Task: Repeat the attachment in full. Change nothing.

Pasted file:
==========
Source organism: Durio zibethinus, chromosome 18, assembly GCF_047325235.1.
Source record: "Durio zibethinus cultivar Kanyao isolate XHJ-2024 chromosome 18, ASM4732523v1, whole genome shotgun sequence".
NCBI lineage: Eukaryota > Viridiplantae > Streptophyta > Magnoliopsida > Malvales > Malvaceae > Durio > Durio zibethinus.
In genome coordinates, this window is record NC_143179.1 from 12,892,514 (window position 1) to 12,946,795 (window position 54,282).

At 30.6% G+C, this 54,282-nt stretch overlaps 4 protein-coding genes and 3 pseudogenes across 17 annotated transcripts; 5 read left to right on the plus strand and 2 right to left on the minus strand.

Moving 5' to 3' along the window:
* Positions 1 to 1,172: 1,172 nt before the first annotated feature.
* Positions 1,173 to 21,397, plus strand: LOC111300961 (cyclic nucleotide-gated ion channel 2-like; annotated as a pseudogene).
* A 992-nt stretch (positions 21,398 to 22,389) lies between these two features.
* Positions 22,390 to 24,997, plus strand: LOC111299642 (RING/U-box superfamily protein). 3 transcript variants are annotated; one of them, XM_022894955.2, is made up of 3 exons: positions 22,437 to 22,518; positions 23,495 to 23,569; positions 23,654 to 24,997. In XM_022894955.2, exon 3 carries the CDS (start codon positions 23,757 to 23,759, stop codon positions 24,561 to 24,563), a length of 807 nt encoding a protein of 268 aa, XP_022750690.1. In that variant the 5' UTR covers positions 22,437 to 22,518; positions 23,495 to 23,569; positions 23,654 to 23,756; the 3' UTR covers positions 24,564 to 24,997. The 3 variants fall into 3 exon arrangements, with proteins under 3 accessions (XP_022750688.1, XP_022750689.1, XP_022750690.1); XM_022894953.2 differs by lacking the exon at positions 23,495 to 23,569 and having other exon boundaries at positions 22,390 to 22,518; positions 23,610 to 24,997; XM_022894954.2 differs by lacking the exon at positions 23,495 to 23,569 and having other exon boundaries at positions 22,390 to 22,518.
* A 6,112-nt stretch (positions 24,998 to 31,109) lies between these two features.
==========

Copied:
Source organism: Durio zibethinus, chromosome 18, assembly GCF_047325235.1.
Source record: "Durio zibethinus cultivar Kanyao isolate XHJ-2024 chromosome 18, ASM4732523v1, whole genome shotgun sequence".
NCBI lineage: Eukaryota > Viridiplantae > Streptophyta > Magnoliopsida > Malvales > Malvaceae > Durio > Durio zibethinus.
In genome coordinates, this window is record NC_143179.1 from 12,892,514 (window position 1) to 12,946,795 (window position 54,282).

At 30.6% G+C, this 54,282-nt stretch overlaps 4 protein-coding genes and 3 pseudogenes across 17 annotated transcripts; 5 read left to right on the plus strand and 2 right to left on the minus strand.

Moving 5' to 3' along the window:
* Positions 1 to 1,172: 1,172 nt before the first annotated feature.
* Positions 1,173 to 21,397, plus strand: LOC111300961 (cyclic nucleotide-gated ion channel 2-like; annotated as a pseudogene).
* A 992-nt stretch (positions 21,398 to 22,389) lies between these two features.
* Positions 22,390 to 24,997, plus strand: LOC111299642 (RING/U-box superfamily protein). 3 transcript variants are annotated; one of them, XM_022894955.2, is made up of 3 exons: positions 22,437 to 22,518; positions 23,495 to 23,569; positions 23,654 to 24,997. In XM_022894955.2, exon 3 carries the CDS (start codon positions 23,757 to 23,759, stop codon positions 24,561 to 24,563), a length of 807 nt encoding a protein of 268 aa, XP_022750690.1. In that variant the 5' UTR covers positions 22,437 to 22,518; positions 23,495 to 23,569; positions 23,654 to 23,756; the 3' UTR covers positions 24,564 to 24,997. The 3 variants fall into 3 exon arrangements, with proteins under 3 accessions (XP_022750688.1, XP_022750689.1, XP_022750690.1); XM_022894953.2 differs by lacking the exon at positions 23,495 to 23,569 and having other exon boundaries at positions 22,390 to 22,518; positions 23,610 to 24,997; XM_022894954.2 differs by lacking the exon at positions 23,495 to 23,569 and having other exon boundaries at positions 22,390 to 22,518.
* A 6,112-nt stretch (positions 24,998 to 31,109) lies between these two features.